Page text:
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Thursday, January 23, 2014

42. A DC Motor Driven by Pulse-Width Modulation

Having looked at how DC motors work in the last blog post, now let's look at a DC motor for real.  I've had this little motor for some time now, and this is the first time I've had time to get it going.

Here it is running:

video

Here's a closer look at the motor:

It's based on the following wiring diagram:

by Jeremy Blum, from his excellent book, Exploring Arduino - Tools and Technuques for Engineering Wizardry.

Here is the circuit:


The code is as follows:

1:  /*  
2:  Exploring Arduino - Code Listing 4-1: Automatic Speed Control  
3:  http://www.exploringarduino.com/content/ch4  
4:    
5:  Copyright 2013 Jeremy Blum ( http://www.jeremyblum.com )  
6:  This program is free software: you can redistribute it and/or modify  
7:  it under the terms of the GNU General Public License v3 as published by  
8:  the Free Software Foundation.  
9:  */  
10:    
11:  //Simple Motor Speed Control Program  
12:    
13:  const int MOTOR=9;  //Motor on Digital Pin 9  
14:    
15:  void setup()  
16:  {  
17:    pinMode (MOTOR, OUTPUT);  
18:  }  
19:    
20:  void loop()  
21:  {  
22:    for (int i=0; i<256; i++)  
23:    {  
24:      analogWrite(MOTOR, i);  
25:      delay(10);  
26:    }  
27:    delay(2000);  
28:    for (int i=255; i>=0; i--)  
29:    {  
30:      analogWrite(MOTOR, i);  
31:      delay(10);  
32:    }  
33:    delay(2000);  
34:  }  


There are a number of points I would like to make about this project:
  • There is a separate power source (a pack of 6 x AA rechargeable batteries giving almost 9V - VCC on the circuit diagram), specially for the motor part of the circuit, in addition to the Arduino's individual DC supply. This is because of the relatively large amount of power demanded by this little motor.  I measured it at 8.2V x 350mA = 2.9W (watts), some of which is used for heating up the transistor.  This amount of power is beyond what the Arduino can supply (3.3V x 50mA = 0.165W).
  • The jerky nature of the power (noise) used by the motor needs to be smoothed by a capacitor, placed in parallel with the motor terminals.  Because it takes time to charge and discharge in parallel with the motor, it smooths out the current through the transistor, thus removing much of the noise. Be careful when using an electrolytic capacitor as the polarity is important.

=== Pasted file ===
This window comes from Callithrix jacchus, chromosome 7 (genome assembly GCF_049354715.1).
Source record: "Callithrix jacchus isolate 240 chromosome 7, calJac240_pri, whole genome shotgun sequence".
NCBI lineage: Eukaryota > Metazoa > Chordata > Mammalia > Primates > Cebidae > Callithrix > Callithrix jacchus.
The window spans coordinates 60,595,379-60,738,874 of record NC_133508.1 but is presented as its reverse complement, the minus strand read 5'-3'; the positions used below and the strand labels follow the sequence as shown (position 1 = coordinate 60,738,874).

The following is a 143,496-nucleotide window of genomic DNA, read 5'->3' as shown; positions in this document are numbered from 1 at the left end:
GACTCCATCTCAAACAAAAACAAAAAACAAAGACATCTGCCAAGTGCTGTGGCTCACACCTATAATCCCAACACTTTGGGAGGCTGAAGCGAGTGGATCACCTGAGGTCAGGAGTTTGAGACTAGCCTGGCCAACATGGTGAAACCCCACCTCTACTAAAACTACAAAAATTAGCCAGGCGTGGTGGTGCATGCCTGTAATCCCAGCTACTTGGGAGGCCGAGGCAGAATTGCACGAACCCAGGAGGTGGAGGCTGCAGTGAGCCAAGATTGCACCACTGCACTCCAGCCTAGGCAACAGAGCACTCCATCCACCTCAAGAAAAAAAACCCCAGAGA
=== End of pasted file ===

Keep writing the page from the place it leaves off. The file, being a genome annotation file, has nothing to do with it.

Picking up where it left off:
• One thing I didn't say about DC motors, is that they are also electricity generators. Moving a wire (or a coil as in the DC motor) within a magnetic field, actually induces an electric current in the wire.  This spells danger for the circuitry if the rotor should ever get rotated mechanically and cause a voltage spike to be transmitted through the circuit.  Hence the diode - in anti-parallel with the motor.  Once again watch out for the polarity of the diode.
  • The PN2222A transistor is an NPN bipolar junction transistor (BJT) used in this case as a switch - when a voltage is applied from the Arduino Pin 9 through the 1kΩ base resistor to the transistor's base, this allows current to flow from the 9V battery power supply, through the motor, into the collector and out of the emitter to ground.  The 1kΩ base resistor limits the overall current through the transistor, to protect it.
  • The transistor is capable of applying this voltage in a pulsed waveform, so that the power to the motor is also pulsed.  The pulses to the motor are all 9V pulses, but by varying the length (on the time-base) of the pulses, the motor 'sees' these as average voltages, ranging in this case, from zero to maximum - ie 9V.  As we saw before, this is known as Puse-Width Modulation (PWM).
  • As there is a relatively large amount of power passing through this little transistor, it gets HOT!  Don't test this with your finger because you'll get the characteristic 'D' shaped burn on your skin! ;-D
  • The code uses analogWrite() to send 5V pulses to the motor pin - Pin 9 - which is capable of PWM (it is labelled on the Arduino with a ~ before the label '9').  Using the index i, inside a for loop, (lines 22 to 26 and 28 to 32 on the sketch above) the width of the pulse (duty cycle) is increased every 10 ms by 1/256 th of the maximum pulse width, until the duty cycle is at 100%.  In the first for loop, the speed of the motor is 'ramped up' from rest to maximum, in 10 ms steps, held for 2 seconds, and ramped down to zero by the second for loop, held at rest for 2 seconds, and the cycle repeats continuously.
  • The direction of rotation of the motor is the same throughout, eg forward only.  If we want to be able to reverse as well as go forward, we need some further tricks.......

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